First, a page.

Majority of firms now see cyber attacks as a major threat, says survey for Dublin conference
More than half of businesses expect a cyber attack on their operations by the end of 2017 and one-third have already experienced one this year, according to a new survey.
Significantly, 84% of businesses see potential attacks as a major threat to their operations, according to the Dublin Information Sec 2017 survey, which comes ahead of the eir-sponsored second annual cybersecurity conference tomorrow.
While staff training to prevent such attacks is in place at over half of the companies surveyed, the human factor in cybersecurity will be explored further at the Dublin Information Sec event held at the RDS.
According to Dr Jessica Barker, a leader in the human aspect of cybersecurity, one of the key things that organisations can do is look at how they engage with the people who are working for them.
"Is their cybersecurity training effective? Are they measuring behaviours and whether the training is leading to positive behavioural change?" she said.
Dr Barker added that companies also need to consider how they balance rewards and punishments when it comes to cybersecurity.
"For example, many organisations run phishing exercises, where they send out mock phishing emails to test whether people click on the links," she said.
"Too often, when organisations do this, they focus on the negative result and how many people click the link.
"Instead, I would encourage organisations to focus on the positive result, how many people did not click on the link, as this is a more empowering and engaging approach."
Cybersecurity needs not always be so negative, Dr Barker said.
"Phishing and spear-phishing emails are a big problem for many organisations, so another practical step organisations can take is to add a 'report a phish' button in their email so everyone in the company has somewhere they can send suspected phishing emails," she added.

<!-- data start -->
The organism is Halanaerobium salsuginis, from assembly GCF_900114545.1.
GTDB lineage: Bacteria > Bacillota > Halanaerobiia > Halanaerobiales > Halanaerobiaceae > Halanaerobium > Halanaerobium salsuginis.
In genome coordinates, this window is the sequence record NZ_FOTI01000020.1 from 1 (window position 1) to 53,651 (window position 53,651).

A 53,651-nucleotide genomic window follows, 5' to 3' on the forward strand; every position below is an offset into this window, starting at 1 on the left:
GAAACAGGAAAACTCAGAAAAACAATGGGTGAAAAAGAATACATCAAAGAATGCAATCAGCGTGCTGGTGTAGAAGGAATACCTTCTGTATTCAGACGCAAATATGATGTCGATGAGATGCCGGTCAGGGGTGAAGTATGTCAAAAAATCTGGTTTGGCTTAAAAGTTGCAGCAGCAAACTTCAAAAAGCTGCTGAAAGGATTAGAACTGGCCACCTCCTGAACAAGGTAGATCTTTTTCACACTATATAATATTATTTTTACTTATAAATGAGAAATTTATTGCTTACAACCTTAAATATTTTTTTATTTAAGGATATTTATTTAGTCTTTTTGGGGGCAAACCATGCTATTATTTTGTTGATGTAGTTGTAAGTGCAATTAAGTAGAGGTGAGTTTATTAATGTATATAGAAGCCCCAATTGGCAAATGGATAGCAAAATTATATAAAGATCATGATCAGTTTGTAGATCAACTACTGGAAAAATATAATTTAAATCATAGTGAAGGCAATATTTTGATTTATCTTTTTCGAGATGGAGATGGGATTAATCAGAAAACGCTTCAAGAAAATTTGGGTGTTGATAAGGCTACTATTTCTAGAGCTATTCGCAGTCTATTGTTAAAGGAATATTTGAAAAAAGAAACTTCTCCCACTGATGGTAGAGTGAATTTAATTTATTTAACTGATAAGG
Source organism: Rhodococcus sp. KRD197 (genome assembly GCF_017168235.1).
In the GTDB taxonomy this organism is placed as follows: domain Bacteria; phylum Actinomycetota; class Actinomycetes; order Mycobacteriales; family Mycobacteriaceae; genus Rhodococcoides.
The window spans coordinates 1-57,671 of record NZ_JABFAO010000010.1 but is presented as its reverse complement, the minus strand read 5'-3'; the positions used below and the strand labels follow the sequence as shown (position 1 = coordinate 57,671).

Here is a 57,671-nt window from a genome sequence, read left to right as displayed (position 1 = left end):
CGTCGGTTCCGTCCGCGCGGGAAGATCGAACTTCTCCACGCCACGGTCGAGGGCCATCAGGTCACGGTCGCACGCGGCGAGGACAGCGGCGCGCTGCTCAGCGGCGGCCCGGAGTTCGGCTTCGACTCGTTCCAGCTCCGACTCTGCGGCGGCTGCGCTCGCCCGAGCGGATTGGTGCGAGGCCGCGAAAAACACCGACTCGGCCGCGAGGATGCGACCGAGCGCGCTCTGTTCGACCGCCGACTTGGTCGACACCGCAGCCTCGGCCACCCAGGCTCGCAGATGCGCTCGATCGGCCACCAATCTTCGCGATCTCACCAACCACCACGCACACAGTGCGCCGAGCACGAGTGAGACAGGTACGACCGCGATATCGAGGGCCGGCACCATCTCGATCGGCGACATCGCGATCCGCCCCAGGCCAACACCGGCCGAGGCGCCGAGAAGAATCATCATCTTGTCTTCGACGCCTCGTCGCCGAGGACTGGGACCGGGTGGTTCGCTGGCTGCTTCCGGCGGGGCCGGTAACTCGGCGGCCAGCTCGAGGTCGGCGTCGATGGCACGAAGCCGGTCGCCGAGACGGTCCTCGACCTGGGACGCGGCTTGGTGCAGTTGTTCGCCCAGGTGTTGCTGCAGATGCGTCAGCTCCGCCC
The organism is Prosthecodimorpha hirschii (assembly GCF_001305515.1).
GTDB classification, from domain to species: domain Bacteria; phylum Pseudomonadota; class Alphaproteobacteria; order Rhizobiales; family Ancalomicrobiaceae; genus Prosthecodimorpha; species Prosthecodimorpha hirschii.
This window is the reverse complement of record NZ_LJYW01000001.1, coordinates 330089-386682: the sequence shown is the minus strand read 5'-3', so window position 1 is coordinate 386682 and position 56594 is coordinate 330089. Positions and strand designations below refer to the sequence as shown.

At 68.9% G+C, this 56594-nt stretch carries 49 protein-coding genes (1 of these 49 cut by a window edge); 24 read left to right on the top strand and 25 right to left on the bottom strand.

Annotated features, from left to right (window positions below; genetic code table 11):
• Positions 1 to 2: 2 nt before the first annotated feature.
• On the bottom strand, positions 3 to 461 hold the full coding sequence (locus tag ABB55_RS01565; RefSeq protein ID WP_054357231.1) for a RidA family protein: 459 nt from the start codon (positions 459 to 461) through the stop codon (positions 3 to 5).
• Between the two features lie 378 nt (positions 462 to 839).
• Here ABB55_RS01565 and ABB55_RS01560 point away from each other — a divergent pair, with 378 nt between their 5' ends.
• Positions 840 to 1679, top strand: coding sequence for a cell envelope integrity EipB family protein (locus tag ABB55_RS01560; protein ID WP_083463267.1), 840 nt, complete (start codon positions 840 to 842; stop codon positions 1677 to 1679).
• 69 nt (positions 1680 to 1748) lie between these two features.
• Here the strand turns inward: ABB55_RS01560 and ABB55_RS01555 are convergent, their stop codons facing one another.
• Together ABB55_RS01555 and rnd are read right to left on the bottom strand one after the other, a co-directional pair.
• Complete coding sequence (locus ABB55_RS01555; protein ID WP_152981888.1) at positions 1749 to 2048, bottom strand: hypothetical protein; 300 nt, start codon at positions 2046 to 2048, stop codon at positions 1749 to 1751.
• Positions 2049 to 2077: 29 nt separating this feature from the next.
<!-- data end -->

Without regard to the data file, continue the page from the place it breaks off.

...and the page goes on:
While the results of the Dublin Information Sec survey show a growing emphasis on staff training in relation to cyber attacks, firms are ill-prepared for upcoming new regulations, by which the European Parliament, the Council of the European Union and the European Commission intend to strengthen and unify data protection for individuals in the EU.
The General Data Protection Regulation (GDPR) rules come into force next May and failure to demonstrate compliance could mean fines of up to 4% of turnover or €20m, whichever is the greater figure.
The results of the survey show that despite this, more than half of respondents said their company is not prepared for GDPR and 32% said they were not aware of the implications of the new regulations.
On a broader scale, 91% believed that Ireland is not prepared for a cyber attack on the state.
This is a growing phenomenon, with North Korea-linked hackers among the most prolific nation-state threats.
It is an issue that will be addressed by Jeanette Manfra, US Assistant Secretary for Cybersecurity, at the event tomorrow.
Other speakers include Brian Honan, CEO, BH Consulting; Joseph Carson, cybersecurity strategist at Thycotic; Bradley C Birkenfeld, and Daragh O'Brien, Castlebridge CEO.
The Republic's Tanaiste and Minister for Business, Enterprise and Innovation Frances Fitzgerald will open the conference.
Dublin Information Sec 2017, Ireland's cybersecurity conference, addresses the critically important issues that threaten businesses in the information age. For more on INM's Dublin InfoSec 2017 conference, go to: independent.ie/infosec2017